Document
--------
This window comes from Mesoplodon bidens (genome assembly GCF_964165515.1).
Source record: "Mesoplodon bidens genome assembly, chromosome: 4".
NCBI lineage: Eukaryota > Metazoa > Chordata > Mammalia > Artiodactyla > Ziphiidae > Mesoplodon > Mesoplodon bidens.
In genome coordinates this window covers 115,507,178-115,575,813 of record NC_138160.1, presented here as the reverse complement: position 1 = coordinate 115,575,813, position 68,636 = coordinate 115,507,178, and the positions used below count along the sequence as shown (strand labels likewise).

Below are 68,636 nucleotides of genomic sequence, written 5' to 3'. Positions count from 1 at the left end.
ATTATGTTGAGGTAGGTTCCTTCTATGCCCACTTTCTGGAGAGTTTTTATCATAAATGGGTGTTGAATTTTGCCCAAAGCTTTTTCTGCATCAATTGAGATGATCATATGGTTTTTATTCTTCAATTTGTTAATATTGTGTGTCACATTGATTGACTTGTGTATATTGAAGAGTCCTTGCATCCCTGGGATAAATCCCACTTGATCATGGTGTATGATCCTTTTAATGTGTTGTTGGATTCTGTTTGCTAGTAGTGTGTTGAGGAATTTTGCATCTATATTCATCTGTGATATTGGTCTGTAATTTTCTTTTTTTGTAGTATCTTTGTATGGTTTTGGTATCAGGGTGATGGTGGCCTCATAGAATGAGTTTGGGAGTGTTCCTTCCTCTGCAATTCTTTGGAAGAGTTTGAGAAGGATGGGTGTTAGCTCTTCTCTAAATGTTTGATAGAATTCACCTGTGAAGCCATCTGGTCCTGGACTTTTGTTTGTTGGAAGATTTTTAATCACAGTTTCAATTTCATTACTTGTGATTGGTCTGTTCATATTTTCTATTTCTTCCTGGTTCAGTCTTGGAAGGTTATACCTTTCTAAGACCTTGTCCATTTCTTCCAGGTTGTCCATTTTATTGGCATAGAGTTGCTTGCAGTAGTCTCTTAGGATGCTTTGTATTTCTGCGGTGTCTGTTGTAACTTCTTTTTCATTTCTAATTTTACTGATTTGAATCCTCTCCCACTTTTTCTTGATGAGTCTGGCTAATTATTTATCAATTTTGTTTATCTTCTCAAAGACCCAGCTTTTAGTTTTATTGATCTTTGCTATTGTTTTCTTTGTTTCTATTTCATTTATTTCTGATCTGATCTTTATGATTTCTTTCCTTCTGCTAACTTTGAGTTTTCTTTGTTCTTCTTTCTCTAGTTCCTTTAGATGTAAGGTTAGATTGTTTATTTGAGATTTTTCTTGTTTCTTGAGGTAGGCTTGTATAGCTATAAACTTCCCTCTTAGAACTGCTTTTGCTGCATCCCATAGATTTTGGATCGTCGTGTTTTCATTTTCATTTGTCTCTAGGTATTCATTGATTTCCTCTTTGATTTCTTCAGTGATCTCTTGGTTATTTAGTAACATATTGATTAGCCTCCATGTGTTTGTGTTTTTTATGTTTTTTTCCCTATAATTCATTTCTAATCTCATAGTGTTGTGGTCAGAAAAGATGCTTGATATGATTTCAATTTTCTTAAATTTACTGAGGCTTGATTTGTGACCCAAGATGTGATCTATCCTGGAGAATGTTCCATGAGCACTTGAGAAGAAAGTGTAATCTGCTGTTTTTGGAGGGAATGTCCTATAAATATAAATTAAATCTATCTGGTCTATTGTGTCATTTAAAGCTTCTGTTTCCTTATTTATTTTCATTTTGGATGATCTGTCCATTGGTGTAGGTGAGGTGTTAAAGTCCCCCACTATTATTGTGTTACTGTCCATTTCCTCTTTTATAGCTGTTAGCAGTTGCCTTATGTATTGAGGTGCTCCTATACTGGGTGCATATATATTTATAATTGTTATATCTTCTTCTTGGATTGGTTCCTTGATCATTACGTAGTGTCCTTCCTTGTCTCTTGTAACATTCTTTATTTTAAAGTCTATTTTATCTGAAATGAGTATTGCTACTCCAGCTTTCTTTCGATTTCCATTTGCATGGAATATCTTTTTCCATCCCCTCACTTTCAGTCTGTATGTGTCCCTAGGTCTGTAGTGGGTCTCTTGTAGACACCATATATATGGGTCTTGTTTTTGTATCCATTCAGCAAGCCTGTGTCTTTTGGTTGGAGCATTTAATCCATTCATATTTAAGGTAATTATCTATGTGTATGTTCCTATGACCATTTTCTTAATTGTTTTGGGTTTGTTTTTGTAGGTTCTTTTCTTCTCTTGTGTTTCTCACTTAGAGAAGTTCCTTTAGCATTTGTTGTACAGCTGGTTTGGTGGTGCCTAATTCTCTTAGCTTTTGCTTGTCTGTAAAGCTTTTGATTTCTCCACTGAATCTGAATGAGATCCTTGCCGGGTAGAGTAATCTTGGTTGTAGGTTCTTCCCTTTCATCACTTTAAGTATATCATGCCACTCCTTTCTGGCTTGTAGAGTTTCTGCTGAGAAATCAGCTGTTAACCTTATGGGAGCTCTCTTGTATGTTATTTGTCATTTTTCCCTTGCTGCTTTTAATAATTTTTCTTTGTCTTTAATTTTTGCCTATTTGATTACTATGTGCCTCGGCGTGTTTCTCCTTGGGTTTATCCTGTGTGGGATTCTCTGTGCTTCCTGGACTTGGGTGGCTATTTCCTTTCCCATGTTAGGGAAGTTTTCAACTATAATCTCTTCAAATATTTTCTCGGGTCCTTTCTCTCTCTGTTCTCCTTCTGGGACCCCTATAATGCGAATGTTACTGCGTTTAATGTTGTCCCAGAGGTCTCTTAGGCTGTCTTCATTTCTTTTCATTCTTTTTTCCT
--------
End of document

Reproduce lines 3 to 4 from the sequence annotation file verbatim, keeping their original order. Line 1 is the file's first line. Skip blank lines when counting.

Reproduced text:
NCBI lineage: Eukaryota > Metazoa > Chordata > Mammalia > Artiodactyla > Ziphiidae > Mesoplodon > Mesoplodon bidens.
In genome coordinates this window covers 115,507,178-115,575,813 of record NC_138160.1, presented here as the reverse complement: position 1 = coordinate 115,575,813, position 68,636 = coordinate 115,507,178, and the positions used below count along the sequence as shown (strand labels likewise).